on July 21, 2007
This "Wallis and Edward" story is totally unlike any I have seen. I'm fascinated by the story, or I wouldn't be buying all the versions. I would have liked it to be longer, of course, with more detail, but the length (less than 2 hours) could be considered an advantage.
This version presents things the way Wallis may have viewed them. Very unusual is the idea that she didn't want to divorce Ernest Simpson at all, she considered they had a good "partnership," she was sure the future king (Edward)would eventually tire of her and move on to a new fling. This is in contrast with the 7 CD set by the BBC, which gives all the details of the parliamentary involvement and the legal issues, and which presented Wallis as thinking she could become Queen of England and setting out with a definite plan to totally captivate Crown Prince Edward and remove him from the influence of his other married paramours.
It's also totally different from the portrayal of Wallis and Edward in "Bertie and Elizabeth," which paints both Wallis and Edward in a very negative light, especially in comparison to Bertie and Elizabeth, well respected for their exemplary lifestyle and sacrifice and courage during WWII.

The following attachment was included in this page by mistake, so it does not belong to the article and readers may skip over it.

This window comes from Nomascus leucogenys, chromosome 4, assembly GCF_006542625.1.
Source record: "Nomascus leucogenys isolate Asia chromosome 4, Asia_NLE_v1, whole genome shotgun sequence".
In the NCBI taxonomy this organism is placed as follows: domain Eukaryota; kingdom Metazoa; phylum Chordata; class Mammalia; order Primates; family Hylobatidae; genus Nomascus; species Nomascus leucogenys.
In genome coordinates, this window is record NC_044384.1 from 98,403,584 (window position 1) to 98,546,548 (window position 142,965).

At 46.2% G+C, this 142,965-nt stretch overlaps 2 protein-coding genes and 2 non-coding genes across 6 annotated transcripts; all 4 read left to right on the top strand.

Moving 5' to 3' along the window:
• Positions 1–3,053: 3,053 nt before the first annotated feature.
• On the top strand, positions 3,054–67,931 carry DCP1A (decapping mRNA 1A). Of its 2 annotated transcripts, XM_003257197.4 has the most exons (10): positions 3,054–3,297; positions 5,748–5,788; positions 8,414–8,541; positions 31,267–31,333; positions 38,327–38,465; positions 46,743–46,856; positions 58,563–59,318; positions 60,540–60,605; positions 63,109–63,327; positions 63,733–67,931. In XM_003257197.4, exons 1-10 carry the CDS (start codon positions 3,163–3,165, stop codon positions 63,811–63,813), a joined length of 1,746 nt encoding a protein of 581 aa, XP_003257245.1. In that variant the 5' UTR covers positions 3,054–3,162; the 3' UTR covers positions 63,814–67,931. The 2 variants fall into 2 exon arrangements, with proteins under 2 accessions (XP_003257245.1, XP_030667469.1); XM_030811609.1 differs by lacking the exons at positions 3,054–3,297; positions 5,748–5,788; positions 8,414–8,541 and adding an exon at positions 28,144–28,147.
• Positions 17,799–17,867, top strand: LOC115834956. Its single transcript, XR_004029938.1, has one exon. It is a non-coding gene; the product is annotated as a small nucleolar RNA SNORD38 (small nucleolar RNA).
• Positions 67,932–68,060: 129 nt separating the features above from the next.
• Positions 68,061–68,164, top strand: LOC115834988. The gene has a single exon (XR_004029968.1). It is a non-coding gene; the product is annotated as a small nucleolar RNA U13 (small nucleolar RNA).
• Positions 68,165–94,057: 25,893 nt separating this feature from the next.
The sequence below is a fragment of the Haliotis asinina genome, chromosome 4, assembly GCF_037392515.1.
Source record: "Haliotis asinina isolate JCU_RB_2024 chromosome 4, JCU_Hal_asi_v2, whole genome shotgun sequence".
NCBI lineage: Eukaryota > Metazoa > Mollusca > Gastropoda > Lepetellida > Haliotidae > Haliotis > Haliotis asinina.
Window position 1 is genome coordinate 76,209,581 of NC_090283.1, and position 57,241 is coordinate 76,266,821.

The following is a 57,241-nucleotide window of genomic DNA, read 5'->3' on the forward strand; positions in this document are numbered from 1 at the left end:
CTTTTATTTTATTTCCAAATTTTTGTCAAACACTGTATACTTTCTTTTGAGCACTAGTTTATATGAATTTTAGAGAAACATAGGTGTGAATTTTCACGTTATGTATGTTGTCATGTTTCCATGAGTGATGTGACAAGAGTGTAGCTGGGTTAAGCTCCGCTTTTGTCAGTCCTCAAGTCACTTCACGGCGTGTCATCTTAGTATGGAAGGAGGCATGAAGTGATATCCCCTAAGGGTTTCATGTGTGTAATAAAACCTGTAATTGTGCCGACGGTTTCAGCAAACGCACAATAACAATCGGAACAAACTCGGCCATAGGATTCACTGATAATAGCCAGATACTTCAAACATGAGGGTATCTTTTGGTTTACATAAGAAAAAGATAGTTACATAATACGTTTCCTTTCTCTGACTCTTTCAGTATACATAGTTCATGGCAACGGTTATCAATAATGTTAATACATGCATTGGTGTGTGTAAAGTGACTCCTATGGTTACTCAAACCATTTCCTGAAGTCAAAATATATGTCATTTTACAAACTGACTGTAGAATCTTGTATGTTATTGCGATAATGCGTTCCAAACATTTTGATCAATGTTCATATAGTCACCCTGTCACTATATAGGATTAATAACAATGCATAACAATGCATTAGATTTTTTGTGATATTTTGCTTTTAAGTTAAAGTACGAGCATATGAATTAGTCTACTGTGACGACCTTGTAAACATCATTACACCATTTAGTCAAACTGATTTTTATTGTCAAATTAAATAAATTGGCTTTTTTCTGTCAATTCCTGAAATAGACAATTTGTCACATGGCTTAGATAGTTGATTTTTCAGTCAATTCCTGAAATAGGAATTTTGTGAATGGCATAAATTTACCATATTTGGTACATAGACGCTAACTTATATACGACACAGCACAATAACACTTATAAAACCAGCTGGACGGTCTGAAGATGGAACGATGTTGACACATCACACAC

Since obviously there are details of the Wallis/Edward relationship and history that no one, perhaps not even the persons involved, can ever really know, the film would have to be labeled "based on history." But Joely is fabulous and the actor who portrays Edward is also quite good, although other performances have captured better the physical appearance, voice, and mannerisms of the famous lovers.
Summary: I highly recommend this film for aficionados of the British Royal Family.
on May 11, 2007